Tuesday, December 24, 2013

Crimes of the Heart

Film: Crimes of the Heart
Format: Streaming video from NetFlix on laptop.

At my core, I am a practical person. I can’t say I was looking forward to watching Crimes of the Heart based on the name alone, but again, I’m practical. When it’s about to vanish from streaming on NetFlix and I discover that NetFlix doesn’t have physical copies, it’s time to buckle down and get through it. I survived Terms of Endearment, after all. How much worse could this be?

Well, I knew it was trouble in the opening credits. While a tinkling piano plays soft and low, we see the names of our three stars appear in slow succession: Diane Keaton, Jessica Lange, Sissy Spacek. As the pseudo-romantic piano tinkles along, a pink heart shape falls from the top of the screen and replaces the “A” in the last name of each of the three stars. This was going to be a rough ride.

Here’s the basics. Crimes of the Heart deals with the Magrath sisters. First is Lenny (Diane Keaton), the spinster of the trio. She spends her life working, gardening, and tending to the grandfather of the three girls (Hurd Hatfield). Second is Meg (Jessica Lange), who escaped from the provincial Southern town of the setting to Hollywood, where she has attempted to have a career and has instead done nothing. Third is Becky “Babe” Magrath (Sissy Spacek), who is currently in jail for shooting her husband, a crime she readily admits. Meg returns home to help deal with the current situation, Babe explains that she shot her husband in part because she was having an affair with an African-American minor, and there’s plenty of crying and screaming and neuroses to go around.

Like I said at the top, I knew right away that this was going to be a rough ride, but I didn’t really expect it to be as rough as it turned out to be. I’m pretty neutral on Jessica Lange, but I tend to like Diane Keaton and I rarely have anything but admiration for the performances of Sissy Spacek. Not here, though. This trio of sisters comprises not three characters, but a host of characteristics and nothing more. Uncover a layer of neurosis and discover a layer of quirk. Uncover a layer of quirk and discover neurosis. The three are caricatures of real people. They’re “movie weird” in the sense that we only find characters like this in the movies. This appears to be true of virtually everyone else in the film as well. Everyone is nothing more than a parfait of mental issues.

Another way to put this is that our three characters are manic pixie dreamgirl wannabees in search of a purpose. Their cousin Chick (Tess Harper) is just as neurotic as the three sisters, but her mental issues are all unpleasant and hateful. That’s again par for the course. If we’re given an overload of quirkiness in someone we’re supposed to like, she becomes a free spirit, independent, or perhaps “unique.” The same traits in someone we’re not supposed to like, and that person becomes a flaming bitch. And that’s Tess Harper, who is passive-aggressive, snooty, and sanctimonious.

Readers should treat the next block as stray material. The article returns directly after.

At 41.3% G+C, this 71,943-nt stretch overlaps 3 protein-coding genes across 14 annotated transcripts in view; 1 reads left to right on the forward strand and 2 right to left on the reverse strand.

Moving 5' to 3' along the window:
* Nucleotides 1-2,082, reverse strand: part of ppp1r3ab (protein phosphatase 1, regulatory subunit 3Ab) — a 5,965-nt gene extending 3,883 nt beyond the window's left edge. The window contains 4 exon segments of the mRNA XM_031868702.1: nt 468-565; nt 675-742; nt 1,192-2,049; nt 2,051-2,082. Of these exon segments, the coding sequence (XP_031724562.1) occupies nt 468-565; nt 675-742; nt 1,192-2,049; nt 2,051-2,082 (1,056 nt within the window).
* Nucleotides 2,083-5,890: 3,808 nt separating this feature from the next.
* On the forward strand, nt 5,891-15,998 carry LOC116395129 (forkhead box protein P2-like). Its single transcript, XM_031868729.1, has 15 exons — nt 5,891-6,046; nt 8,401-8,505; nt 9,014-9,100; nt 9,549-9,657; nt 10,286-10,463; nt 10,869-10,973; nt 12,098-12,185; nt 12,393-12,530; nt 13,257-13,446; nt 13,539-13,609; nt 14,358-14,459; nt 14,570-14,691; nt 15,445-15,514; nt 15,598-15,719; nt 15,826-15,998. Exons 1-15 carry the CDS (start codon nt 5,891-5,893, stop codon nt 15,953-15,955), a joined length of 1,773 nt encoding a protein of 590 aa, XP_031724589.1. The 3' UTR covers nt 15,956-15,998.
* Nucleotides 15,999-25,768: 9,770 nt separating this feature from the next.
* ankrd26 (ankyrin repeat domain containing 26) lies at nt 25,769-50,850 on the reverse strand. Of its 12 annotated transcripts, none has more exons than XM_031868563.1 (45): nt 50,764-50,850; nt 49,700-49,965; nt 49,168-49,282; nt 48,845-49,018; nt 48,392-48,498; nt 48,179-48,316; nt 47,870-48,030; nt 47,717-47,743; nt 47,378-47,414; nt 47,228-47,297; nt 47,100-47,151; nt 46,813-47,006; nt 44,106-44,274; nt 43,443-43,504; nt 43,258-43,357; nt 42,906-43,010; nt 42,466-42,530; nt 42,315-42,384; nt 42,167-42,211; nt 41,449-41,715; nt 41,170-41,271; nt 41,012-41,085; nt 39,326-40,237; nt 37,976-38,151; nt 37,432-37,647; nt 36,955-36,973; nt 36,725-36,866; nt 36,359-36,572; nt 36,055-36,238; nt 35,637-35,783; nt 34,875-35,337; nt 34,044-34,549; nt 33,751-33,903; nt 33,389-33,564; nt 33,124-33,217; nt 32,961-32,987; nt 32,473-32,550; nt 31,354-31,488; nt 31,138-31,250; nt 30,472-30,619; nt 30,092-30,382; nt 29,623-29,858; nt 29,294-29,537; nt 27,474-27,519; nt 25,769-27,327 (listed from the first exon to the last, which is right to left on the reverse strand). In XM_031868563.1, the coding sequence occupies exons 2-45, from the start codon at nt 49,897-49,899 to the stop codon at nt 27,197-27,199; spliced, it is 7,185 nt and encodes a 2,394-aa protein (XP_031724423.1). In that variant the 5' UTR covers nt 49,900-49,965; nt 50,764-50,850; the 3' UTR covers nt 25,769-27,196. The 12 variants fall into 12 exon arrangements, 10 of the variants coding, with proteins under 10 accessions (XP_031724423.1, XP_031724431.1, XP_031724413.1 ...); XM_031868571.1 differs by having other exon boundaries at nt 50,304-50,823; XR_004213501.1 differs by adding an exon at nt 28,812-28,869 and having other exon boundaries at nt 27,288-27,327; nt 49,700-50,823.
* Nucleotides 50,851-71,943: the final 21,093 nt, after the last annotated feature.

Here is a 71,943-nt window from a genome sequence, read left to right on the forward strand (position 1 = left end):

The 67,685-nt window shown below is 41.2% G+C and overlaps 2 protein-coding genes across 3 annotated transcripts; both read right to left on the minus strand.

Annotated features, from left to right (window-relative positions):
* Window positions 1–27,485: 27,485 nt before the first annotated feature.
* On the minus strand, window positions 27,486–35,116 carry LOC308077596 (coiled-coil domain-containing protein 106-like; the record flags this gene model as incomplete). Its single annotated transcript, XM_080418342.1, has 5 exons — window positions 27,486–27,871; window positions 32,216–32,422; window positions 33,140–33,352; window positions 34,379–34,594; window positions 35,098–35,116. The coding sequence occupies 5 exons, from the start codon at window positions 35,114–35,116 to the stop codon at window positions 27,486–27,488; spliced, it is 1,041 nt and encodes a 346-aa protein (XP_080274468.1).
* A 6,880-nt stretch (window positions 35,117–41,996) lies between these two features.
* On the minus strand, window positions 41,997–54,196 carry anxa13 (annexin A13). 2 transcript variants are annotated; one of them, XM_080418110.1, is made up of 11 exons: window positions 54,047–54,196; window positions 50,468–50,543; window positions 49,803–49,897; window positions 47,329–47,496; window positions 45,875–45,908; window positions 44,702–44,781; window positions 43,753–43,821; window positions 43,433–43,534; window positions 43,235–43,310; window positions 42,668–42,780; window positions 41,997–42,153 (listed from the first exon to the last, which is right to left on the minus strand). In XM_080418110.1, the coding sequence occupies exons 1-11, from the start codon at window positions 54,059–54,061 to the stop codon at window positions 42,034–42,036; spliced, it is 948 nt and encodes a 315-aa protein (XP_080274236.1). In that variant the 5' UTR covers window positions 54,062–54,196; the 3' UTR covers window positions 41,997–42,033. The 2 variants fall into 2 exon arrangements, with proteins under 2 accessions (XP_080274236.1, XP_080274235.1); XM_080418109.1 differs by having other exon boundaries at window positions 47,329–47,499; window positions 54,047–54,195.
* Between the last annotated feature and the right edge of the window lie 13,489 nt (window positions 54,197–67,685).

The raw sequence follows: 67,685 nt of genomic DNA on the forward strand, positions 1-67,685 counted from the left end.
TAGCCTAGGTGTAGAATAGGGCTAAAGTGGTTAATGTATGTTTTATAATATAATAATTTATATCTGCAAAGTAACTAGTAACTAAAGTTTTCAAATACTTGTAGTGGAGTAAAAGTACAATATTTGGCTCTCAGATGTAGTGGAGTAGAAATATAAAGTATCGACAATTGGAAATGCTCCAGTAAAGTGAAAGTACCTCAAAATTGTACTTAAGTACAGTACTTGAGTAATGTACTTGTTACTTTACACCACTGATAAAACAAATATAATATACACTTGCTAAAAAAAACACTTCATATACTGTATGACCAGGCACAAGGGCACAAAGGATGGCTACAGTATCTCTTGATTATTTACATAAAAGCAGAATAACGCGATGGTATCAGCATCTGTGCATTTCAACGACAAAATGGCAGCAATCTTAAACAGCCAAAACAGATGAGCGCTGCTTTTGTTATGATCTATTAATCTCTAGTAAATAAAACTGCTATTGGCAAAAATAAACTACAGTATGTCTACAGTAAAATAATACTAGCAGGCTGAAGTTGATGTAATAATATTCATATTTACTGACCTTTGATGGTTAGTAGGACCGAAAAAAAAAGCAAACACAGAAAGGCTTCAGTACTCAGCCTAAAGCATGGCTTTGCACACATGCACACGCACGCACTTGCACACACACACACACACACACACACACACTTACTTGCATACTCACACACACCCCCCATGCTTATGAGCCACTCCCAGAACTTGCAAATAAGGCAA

And it’s completely overt about all of this. About mid-way through the film, we get a flashback sequence as the three sisters remember the suicide of their mother. It made national news because she also hanged the cat. They discuss that morning and their grandfather taking them out for banana splits for breakfast and how sick they all got, and then they’re all hugging each other and rocking back and forth and shouting each other’s names at screeching volume in painful Southern twangs. I genuinely had to pause the film and walk away from it. I get that this film and this scene in particular is made for women of a certain age who are looking for a character with something of themselves in it, but this was as subtle as a knee to the groin.

Worse, these characters are completely self-absorbed. There’s not a single person in this film who has a thought for anyone besides him- or herself. I’d love to say this is the truest of Meg, but it’s pretty much equally true of everyone. Anything that happens to one person is immediately and primarily viewed through the lens of “how will this affect me?”

It’s true that Crimes of the Heart wasn’t made for such as me. No one would think that a middle-aged guy would sit enraptured, chin resting attentively in cupped hands while Diane Keaton’s character mourns her shriveled ovary. But I can certainly expect that a “woman’s” movie might have something for me to latch onto. I like my share of romantic films and films with women in the lead roles. What I can’t understand is why a trio of faded harpies is attractive, appealing, or interesting to anyone.

I didn’t like Terms of Endearment, but it wasn’t meant for me. I can still recognize that Terms of Endearment was a well-made film that could engage an audience. Crimes of the Heart was meant for the same crowd—it really wanted to be Terms of Endearment: The Sisters Edition (even the music sounds similar), but it’s too ham-fisted to be anything more than painful.

Why to watch Crimes of the Heart: Your head doesn’t explode when exposed to three neurotic sisters.
Why not to watch: Parfait layers of quirk and neuroses don’t equal a single real character.

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